One of the most important days of the year for the sports fan. Tonight of course, we will know who will be able to claim the title to college football’s national championship for the next year; and what school students, staff, alumni, and fans will be able to boast about their victory for many, many years to come.
Although my alma mater won’t be participating, I’ll be watching the championship tonight with so many of you. As we judge the performances — the catches that should have been caught, the incredible open field runs, and the ‘what were they thinking’ coaching decisions — I will wonder about the parallels to becoming a champion with our financial planning.
We all know the amount of work that goes into being a champion at anything. Even making a championship team, or making it into a good school, or tackling a major financial topic that weighed on our minds in 2010. Champions are successful because of the importance they put on overcoming their shortcomings on a daily basis. Improving is a constant state of mind.
It’s interesting to hear the press clips of champions. Time and again, successful athletes when asked about the big game, won’t brag, taunt or predict. They will say how they are focused on tomorrow’s practice, or the preparation needed to win the big game rather than the game itself.
There’s an important takeaway here for our personal financial planning. Things like completing a budget, or creating a financial plan, often require grunt work and time to achieve. It’s a frustrating process! And often our success is illusive because we focus on the game, rather than the steps to win.
So, as we become bombarded with noise about the economy, QE2, and all of the new buzzwords we’ll learn in 2011, think about what the successful athlete would focus on to succeed… these items outside our realm of control, or, the daily tasks and attitude we can create?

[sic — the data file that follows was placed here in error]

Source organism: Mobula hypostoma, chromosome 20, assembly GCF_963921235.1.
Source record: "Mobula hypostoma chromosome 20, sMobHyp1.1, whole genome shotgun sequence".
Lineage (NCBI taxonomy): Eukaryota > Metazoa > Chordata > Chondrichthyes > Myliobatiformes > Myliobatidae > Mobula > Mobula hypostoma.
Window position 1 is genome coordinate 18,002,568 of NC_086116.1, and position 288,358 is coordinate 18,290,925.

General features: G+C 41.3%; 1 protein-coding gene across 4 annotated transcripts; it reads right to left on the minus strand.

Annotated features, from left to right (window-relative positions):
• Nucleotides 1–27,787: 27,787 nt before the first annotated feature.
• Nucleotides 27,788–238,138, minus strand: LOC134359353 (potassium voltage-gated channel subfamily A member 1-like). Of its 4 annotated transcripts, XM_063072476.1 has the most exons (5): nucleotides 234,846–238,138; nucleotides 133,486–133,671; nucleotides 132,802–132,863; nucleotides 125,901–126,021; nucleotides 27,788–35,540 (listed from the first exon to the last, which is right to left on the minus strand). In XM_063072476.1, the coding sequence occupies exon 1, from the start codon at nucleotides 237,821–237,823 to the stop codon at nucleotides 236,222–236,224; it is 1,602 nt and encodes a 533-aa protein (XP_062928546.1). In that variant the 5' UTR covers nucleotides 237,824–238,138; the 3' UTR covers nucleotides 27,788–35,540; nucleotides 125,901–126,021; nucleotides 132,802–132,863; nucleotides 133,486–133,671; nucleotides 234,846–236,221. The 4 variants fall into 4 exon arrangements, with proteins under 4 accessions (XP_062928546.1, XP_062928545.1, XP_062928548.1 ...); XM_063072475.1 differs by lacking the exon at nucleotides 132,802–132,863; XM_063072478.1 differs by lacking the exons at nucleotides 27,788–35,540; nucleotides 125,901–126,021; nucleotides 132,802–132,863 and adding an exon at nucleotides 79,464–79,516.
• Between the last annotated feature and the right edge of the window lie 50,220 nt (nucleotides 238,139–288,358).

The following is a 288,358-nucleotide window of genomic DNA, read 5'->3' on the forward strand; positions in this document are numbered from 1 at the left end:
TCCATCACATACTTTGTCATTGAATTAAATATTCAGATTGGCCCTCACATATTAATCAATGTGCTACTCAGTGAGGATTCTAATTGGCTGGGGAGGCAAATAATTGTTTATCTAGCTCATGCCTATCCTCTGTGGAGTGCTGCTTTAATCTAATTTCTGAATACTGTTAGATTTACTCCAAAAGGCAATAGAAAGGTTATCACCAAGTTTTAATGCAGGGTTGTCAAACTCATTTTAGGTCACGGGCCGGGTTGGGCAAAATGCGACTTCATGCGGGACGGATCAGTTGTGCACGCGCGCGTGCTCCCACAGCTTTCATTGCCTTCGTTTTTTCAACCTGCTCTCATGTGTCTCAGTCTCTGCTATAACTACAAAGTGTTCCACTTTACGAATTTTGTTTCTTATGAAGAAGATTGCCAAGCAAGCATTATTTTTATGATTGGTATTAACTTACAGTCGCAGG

I encourage you as we start off 2011 with great hopes and expectations, to write down the things you can do on a daily basis to be more conscious about the areas of your finances that need improvement. That is not watching your net worth or investment values on daily basis; teams don’t win by only watching film. But, be conscious of the things that will lead to improvement: spending habits, seeking at all times to increase savings, and improve your own knowledge. They also don’t focus on forecasts (and here is why you shouldn’t either), since the forecasted teams and champion are out of their control (and never correct).
To help, leverage resources like the FPA website, blog, or your local FPA memberfor any additional coaching you need. Search through the great content that’s been added over the last year for information and guidance for life’s financial challenges.
And good luck for financial success in 2011!
The preceding blog was originally published by the Financial Planning Association®(FPA®). To view the original blog please visit the FPA Web site.